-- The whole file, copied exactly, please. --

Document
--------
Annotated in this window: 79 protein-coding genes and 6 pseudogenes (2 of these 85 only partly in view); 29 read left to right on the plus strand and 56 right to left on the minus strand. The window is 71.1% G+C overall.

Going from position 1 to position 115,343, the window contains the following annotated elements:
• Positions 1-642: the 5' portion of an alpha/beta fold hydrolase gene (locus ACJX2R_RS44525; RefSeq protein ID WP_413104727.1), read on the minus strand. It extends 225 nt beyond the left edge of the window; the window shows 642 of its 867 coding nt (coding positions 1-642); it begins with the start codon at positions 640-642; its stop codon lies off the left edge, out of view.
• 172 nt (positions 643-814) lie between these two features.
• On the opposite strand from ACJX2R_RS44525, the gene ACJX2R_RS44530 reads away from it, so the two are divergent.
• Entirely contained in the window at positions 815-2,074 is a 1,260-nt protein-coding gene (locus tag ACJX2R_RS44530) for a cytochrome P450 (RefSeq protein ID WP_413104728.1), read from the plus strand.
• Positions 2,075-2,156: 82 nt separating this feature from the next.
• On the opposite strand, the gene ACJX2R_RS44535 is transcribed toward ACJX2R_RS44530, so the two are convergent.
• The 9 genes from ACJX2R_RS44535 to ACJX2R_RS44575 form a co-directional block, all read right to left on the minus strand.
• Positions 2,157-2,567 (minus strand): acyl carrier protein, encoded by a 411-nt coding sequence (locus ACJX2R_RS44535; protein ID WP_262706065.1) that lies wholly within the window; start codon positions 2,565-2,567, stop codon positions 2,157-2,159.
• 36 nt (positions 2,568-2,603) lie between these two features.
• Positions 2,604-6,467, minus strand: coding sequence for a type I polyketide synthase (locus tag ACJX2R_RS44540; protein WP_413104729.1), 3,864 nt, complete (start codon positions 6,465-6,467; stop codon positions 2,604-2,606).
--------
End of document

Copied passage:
Annotated in this window: 79 protein-coding genes and 6 pseudogenes (2 of these 85 only partly in view); 29 read left to right on the plus strand and 56 right to left on the minus strand. The window is 71.1% G+C overall.

Going from position 1 to position 115,343, the window contains the following annotated elements:
• Positions 1-642: the 5' portion of an alpha/beta fold hydrolase gene (locus ACJX2R_RS44525; RefSeq protein ID WP_413104727.1), read on the minus strand. It extends 225 nt beyond the left edge of the window; the window shows 642 of its 867 coding nt (coding positions 1-642); it begins with the start codon at positions 640-642; its stop codon lies off the left edge, out of view.
• 172 nt (positions 643-814) lie between these two features.
• On the opposite strand from ACJX2R_RS44525, the gene ACJX2R_RS44530 reads away from it, so the two are divergent.
• Entirely contained in the window at positions 815-2,074 is a 1,260-nt protein-coding gene (locus tag ACJX2R_RS44530) for a cytochrome P450 (RefSeq protein ID WP_413104728.1), read from the plus strand.
• Positions 2,075-2,156: 82 nt separating this feature from the next.
• On the opposite strand, the gene ACJX2R_RS44535 is transcribed toward ACJX2R_RS44530, so the two are convergent.
• The 9 genes from ACJX2R_RS44535 to ACJX2R_RS44575 form a co-directional block, all read right to left on the minus strand.
• Positions 2,157-2,567 (minus strand): acyl carrier protein, encoded by a 411-nt coding sequence (locus ACJX2R_RS44535; protein ID WP_262706065.1) that lies wholly within the window; start codon positions 2,565-2,567, stop codon positions 2,157-2,159.
• 36 nt (positions 2,568-2,603) lie between these two features.
• Positions 2,604-6,467, minus strand: coding sequence for a type I polyketide synthase (locus tag ACJX2R_RS44540; protein WP_413104729.1), 3,864 nt, complete (start codon positions 6,465-6,467; stop codon positions 2,604-2,606).